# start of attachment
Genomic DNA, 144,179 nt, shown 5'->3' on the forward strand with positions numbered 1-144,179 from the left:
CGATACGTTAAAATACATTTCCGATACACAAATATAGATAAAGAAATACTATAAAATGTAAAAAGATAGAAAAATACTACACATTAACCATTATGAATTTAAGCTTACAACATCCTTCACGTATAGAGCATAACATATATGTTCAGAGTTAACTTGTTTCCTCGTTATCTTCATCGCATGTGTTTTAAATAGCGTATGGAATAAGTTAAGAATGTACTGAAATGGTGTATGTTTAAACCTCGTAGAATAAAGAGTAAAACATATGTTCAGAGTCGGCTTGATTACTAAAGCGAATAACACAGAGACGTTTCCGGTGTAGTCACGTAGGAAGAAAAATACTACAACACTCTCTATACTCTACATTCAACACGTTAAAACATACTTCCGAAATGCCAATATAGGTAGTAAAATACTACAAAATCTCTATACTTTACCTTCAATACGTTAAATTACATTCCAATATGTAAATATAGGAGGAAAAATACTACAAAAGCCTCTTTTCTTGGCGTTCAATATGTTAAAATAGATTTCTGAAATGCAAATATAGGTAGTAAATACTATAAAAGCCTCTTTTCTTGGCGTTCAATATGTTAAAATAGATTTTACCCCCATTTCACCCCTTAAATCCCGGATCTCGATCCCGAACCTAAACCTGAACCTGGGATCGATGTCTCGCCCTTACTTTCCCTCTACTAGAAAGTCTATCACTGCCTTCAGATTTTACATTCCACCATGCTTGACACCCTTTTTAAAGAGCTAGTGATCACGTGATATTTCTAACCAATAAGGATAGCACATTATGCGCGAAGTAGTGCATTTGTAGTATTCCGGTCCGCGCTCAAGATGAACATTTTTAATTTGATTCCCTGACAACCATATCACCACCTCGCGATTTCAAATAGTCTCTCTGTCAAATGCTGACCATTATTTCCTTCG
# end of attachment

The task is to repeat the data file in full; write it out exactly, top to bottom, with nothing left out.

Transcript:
Genomic DNA, 144,179 nt, shown 5'->3' on the forward strand with positions numbered 1-144,179 from the left:
CGATACGTTAAAATACATTTCCGATACACAAATATAGATAAAGAAATACTATAAAATGTAAAAAGATAGAAAAATACTACACATTAACCATTATGAATTTAAGCTTACAACATCCTTCACGTATAGAGCATAACATATATGTTCAGAGTTAACTTGTTTCCTCGTTATCTTCATCGCATGTGTTTTAAATAGCGTATGGAATAAGTTAAGAATGTACTGAAATGGTGTATGTTTAAACCTCGTAGAATAAAGAGTAAAACATATGTTCAGAGTCGGCTTGATTACTAAAGCGAATAACACAGAGACGTTTCCGGTGTAGTCACGTAGGAAGAAAAATACTACAACACTCTCTATACTCTACATTCAACACGTTAAAACATACTTCCGAAATGCCAATATAGGTAGTAAAATACTACAAAATCTCTATACTTTACCTTCAATACGTTAAATTACATTCCAATATGTAAATATAGGAGGAAAAATACTACAAAAGCCTCTTTTCTTGGCGTTCAATATGTTAAAATAGATTTCTGAAATGCAAATATAGGTAGTAAATACTATAAAAGCCTCTTTTCTTGGCGTTCAATATGTTAAAATAGATTTTACCCCCATTTCACCCCTTAAATCCCGGATCTCGATCCCGAACCTAAACCTGAACCTGGGATCGATGTCTCGCCCTTACTTTCCCTCTACTAGAAAGTCTATCACTGCCTTCAGATTTTACATTCCACCATGCTTGACACCCTTTTTAAAGAGCTAGTGATCACGTGATATTTCTAACCAATAAGGATAGCACATTATGCGCGAAGTAGTGCATTTGTAGTATTCCGGTCCGCGCTCAAGATGAACATTTTTAATTTGATTCCCTGACAACCATATCACCACCTCGCGATTTCAAATAGTCTCTCTGTCAAATGCTGACCATTATTTCCTTCG